Japan-UK Early Childhood Education Dialogues
I am just back from encounters with a network of early childhood educators in Yamanashi prefecture, a large district to the West of Tokyo.
The plan has grown over conversations spanning a few years, following Professor Asami Akiyama's participation in a Sightlines Initiative Reggio Study group some years ago. We have been able to have good discussions during this time, as she has been doing research at Newcastle. We discussed many things, including the action-research projects of Sightlines (in 2018 we held an online seminar on 'Adventuring in Early Childhood Education') the varying fortunes of early childhood education in the UK, governments' general attitudes to education and creating autonomous professional development movements.
Professor Akiyama is involved with a network of early childhood educators in the district of Yamanashi, and also working to influence the direction of the Prefecture's early childhood policy and services, and her invitation was intended to help shift thinking and practice. From my perspective it was a wonderful opportunity to test out how our work and principles would be examined by an entirely fresh group of educators, and also to begin to discover how this new-to-me culture valued children, and education.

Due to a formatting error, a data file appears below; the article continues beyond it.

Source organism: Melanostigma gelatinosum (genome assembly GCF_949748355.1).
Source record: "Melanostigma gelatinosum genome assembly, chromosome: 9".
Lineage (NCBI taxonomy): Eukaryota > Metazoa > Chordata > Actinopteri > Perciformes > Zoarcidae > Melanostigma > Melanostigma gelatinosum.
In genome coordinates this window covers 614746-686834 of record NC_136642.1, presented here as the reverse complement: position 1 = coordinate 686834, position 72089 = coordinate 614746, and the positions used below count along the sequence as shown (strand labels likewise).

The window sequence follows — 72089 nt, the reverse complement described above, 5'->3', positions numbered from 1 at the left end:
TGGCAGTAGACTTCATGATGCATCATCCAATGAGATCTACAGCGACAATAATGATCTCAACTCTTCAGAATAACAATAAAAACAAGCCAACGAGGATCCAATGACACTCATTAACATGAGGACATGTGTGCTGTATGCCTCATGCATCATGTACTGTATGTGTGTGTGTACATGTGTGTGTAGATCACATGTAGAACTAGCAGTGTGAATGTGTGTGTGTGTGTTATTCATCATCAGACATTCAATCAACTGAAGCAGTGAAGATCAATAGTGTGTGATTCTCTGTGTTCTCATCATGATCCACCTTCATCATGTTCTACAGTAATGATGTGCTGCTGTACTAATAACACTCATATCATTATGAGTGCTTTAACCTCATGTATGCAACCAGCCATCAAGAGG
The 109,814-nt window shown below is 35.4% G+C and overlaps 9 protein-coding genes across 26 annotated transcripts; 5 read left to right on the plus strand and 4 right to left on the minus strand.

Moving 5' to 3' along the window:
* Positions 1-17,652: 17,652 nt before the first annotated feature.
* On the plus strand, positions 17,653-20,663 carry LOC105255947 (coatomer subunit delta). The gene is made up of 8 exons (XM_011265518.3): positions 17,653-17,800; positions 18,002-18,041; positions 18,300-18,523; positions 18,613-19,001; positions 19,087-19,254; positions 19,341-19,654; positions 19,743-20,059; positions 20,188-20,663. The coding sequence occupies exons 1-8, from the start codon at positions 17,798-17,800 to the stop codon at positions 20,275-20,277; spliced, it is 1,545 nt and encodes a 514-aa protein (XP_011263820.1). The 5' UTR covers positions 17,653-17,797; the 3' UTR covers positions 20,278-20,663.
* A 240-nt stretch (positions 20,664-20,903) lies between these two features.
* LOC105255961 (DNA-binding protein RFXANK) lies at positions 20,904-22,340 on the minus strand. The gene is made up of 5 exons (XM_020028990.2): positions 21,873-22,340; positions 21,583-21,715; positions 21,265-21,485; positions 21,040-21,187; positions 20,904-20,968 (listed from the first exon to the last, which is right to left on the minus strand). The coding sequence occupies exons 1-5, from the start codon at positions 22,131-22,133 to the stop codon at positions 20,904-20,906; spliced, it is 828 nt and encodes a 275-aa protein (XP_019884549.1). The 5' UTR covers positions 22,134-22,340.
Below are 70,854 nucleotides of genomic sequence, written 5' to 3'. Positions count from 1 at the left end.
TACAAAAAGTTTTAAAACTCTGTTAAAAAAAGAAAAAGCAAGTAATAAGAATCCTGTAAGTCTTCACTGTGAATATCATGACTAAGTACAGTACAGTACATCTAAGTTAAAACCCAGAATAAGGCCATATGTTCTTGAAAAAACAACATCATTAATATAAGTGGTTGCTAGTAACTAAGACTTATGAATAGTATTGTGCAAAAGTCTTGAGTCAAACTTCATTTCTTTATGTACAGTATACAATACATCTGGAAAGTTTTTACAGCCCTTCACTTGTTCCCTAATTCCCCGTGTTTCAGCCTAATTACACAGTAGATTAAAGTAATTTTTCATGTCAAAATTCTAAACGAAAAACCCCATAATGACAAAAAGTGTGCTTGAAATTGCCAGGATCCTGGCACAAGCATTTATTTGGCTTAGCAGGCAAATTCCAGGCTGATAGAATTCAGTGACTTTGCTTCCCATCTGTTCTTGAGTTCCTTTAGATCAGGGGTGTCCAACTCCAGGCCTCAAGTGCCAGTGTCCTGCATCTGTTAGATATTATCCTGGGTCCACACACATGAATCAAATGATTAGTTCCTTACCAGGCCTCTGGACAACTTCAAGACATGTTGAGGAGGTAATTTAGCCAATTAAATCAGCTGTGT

For me, it has been extremely energising, refreshing and reassuring to encounter early childhood services - I was able to visit three centres of different types – and the network group – which weren't ground down by effects of egregious government policy.Consistently I met with happy places and people – children, educators, parents. The educators and schools were all in their different ways committed, grounded, researchful, curious and above all loving and humane with their children and their overall intents. A phrase from the UK Children's Act came to mind – 'the welfare of the children is paramount' – would that were actually the case in the UK. We have all learnt much from the encounter so far, and are motivated to continue and develop further.
I was able to make two presentations, and three visits to early childhood centres – which were very important in being able to make a context for talking about our material and experiences. The first was a two-hour talk with the invitation to talk about "generally democratic early childhood education and care beyond listening) to the UK, with explanation of evaluation and other educational system and what is difficult and how you are fighting with other people who concern and are interested in the education you focus on." The second organised opportunity was to work with the network group in a discussion about a particular documentation from one of the kindergartens. (NB in Japan the early years centres have purposefully steered away from the label of 'preschool', associating both parts of that label with unwanted connotations (both 'pre' and 'school.')